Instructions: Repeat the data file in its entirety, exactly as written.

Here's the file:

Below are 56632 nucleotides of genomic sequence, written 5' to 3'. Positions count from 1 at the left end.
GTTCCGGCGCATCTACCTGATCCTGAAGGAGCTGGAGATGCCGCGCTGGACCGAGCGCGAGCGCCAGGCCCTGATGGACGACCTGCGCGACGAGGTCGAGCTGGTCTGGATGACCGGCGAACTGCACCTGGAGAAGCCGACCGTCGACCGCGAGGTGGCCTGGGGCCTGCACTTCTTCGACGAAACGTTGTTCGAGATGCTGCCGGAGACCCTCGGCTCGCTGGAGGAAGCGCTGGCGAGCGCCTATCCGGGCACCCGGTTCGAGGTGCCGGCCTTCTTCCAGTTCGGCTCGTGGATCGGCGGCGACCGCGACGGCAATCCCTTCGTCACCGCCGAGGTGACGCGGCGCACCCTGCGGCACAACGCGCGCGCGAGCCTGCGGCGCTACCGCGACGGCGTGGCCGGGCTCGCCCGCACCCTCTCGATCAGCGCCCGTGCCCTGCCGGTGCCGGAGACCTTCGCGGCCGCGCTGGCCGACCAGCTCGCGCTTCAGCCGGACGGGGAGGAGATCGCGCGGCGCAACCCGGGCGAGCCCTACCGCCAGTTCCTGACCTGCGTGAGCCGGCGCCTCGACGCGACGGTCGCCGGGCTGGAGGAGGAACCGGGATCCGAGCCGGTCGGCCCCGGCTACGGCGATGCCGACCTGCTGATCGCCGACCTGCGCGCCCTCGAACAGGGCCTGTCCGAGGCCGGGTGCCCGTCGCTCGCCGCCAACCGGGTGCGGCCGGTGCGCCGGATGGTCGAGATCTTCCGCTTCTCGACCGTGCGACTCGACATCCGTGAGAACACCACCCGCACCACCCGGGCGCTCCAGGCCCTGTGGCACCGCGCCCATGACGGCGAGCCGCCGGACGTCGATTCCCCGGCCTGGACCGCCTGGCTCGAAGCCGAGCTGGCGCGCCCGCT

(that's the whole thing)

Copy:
Below are 56632 nucleotides of genomic sequence, written 5' to 3'. Positions count from 1 at the left end.
GTTCCGGCGCATCTACCTGATCCTGAAGGAGCTGGAGATGCCGCGCTGGACCGAGCGCGAGCGCCAGGCCCTGATGGACGACCTGCGCGACGAGGTCGAGCTGGTCTGGATGACCGGCGAACTGCACCTGGAGAAGCCGACCGTCGACCGCGAGGTGGCCTGGGGCCTGCACTTCTTCGACGAAACGTTGTTCGAGATGCTGCCGGAGACCCTCGGCTCGCTGGAGGAAGCGCTGGCGAGCGCCTATCCGGGCACCCGGTTCGAGGTGCCGGCCTTCTTCCAGTTCGGCTCGTGGATCGGCGGCGACCGCGACGGCAATCCCTTCGTCACCGCCGAGGTGACGCGGCGCACCCTGCGGCACAACGCGCGCGCGAGCCTGCGGCGCTACCGCGACGGCGTGGCCGGGCTCGCCCGCACCCTCTCGATCAGCGCCCGTGCCCTGCCGGTGCCGGAGACCTTCGCGGCCGCGCTGGCCGACCAGCTCGCGCTTCAGCCGGACGGGGAGGAGATCGCGCGGCGCAACCCGGGCGAGCCCTACCGCCAGTTCCTGACCTGCGTGAGCCGGCGCCTCGACGCGACGGTCGCCGGGCTGGAGGAGGAACCGGGATCCGAGCCGGTCGGCCCCGGCTACGGCGATGCCGACCTGCTGATCGCCGACCTGCGCGCCCTCGAACAGGGCCTGTCCGAGGCCGGGTGCCCGTCGCTCGCCGCCAACCGGGTGCGGCCGGTGCGCCGGATGGTCGAGATCTTCCGCTTCTCGACCGTGCGACTCGACATCCGTGAGAACACCACCCGCACCACCCGGGCGCTCCAGGCCCTGTGGCACCGCGCCCATGACGGCGAGCCGCCGGACGTCGATTCCCCGGCCTGGACCGCCTGGCTCGAAGCCGAGCTGGCGCGCCCGCT